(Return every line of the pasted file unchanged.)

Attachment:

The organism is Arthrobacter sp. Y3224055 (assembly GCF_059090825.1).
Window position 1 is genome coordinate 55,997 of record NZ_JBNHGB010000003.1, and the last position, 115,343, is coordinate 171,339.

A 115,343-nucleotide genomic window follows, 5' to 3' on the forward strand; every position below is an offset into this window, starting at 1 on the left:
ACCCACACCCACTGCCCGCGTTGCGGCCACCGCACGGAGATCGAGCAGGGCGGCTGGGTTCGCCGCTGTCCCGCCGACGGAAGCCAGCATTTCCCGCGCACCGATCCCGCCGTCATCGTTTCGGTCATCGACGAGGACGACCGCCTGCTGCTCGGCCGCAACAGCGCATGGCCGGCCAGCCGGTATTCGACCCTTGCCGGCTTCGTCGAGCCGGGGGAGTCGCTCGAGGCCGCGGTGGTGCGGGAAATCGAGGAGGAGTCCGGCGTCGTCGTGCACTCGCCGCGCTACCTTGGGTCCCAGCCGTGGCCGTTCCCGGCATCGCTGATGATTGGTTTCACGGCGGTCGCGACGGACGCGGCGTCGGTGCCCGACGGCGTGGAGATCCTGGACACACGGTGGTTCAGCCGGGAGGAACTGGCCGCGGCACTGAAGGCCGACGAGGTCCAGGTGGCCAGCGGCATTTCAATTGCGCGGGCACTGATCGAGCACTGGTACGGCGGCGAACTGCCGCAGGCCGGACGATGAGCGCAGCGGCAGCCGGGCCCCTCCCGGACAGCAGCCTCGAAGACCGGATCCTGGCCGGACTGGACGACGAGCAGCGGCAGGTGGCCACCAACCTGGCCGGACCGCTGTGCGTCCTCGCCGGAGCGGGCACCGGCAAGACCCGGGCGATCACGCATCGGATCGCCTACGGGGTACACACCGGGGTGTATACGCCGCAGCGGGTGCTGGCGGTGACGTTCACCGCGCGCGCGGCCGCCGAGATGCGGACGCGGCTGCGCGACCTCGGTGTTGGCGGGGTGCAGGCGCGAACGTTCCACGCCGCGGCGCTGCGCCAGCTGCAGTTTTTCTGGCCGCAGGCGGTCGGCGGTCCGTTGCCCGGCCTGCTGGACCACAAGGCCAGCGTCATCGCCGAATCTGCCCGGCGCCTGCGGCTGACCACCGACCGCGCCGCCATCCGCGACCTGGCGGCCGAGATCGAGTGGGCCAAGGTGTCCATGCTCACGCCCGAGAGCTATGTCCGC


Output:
The organism is Arthrobacter sp. Y3224055 (assembly GCF_059090825.1).
Window position 1 is genome coordinate 55,997 of record NZ_JBNHGB010000003.1, and the last position, 115,343, is coordinate 171,339.

A 115,343-nucleotide genomic window follows, 5' to 3' on the forward strand; every position below is an offset into this window, starting at 1 on the left:
ACCCACACCCACTGCCCGCGTTGCGGCCACCGCACGGAGATCGAGCAGGGCGGCTGGGTTCGCCGCTGTCCCGCCGACGGAAGCCAGCATTTCCCGCGCACCGATCCCGCCGTCATCGTTTCGGTCATCGACGAGGACGACCGCCTGCTGCTCGGCCGCAACAGCGCATGGCCGGCCAGCCGGTATTCGACCCTTGCCGGCTTCGTCGAGCCGGGGGAGTCGCTCGAGGCCGCGGTGGTGCGGGAAATCGAGGAGGAGTCCGGCGTCGTCGTGCACTCGCCGCGCTACCTTGGGTCCCAGCCGTGGCCGTTCCCGGCATCGCTGATGATTGGTTTCACGGCGGTCGCGACGGACGCGGCGTCGGTGCCCGACGGCGTGGAGATCCTGGACACACGGTGGTTCAGCCGGGAGGAACTGGCCGCGGCACTGAAGGCCGACGAGGTCCAGGTGGCCAGCGGCATTTCAATTGCGCGGGCACTGATCGAGCACTGGTACGGCGGCGAACTGCCGCAGGCCGGACGATGAGCGCAGCGGCAGCCGGGCCCCTCCCGGACAGCAGCCTCGAAGACCGGATCCTGGCCGGACTGGACGACGAGCAGCGGCAGGTGGCCACCAACCTGGCCGGACCGCTGTGCGTCCTCGCCGGAGCGGGCACCGGCAAGACCCGGGCGATCACGCATCGGATCGCCTACGGGGTACACACCGGGGTGTATACGCCGCAGCGGGTGCTGGCGGTGACGTTCACCGCGCGCGCGGCCGCCGAGATGCGGACGCGGCTGCGCGACCTCGGTGTTGGCGGGGTGCAGGCGCGAACGTTCCACGCCGCGGCGCTGCGCCAGCTGCAGTTTTTCTGGCCGCAGGCGGTCGGCGGTCCGTTGCCCGGCCTGCTGGACCACAAGGCCAGCGTCATCGCCGAATCTGCCCGGCGCCTGCGGCTGACCACCGACCGCGCCGCCATCCGCGACCTGGCGGCCGAGATCGAGTGGGCCAAGGTGTCCATGCTCACGCCCGAGAGCTATGTCCGC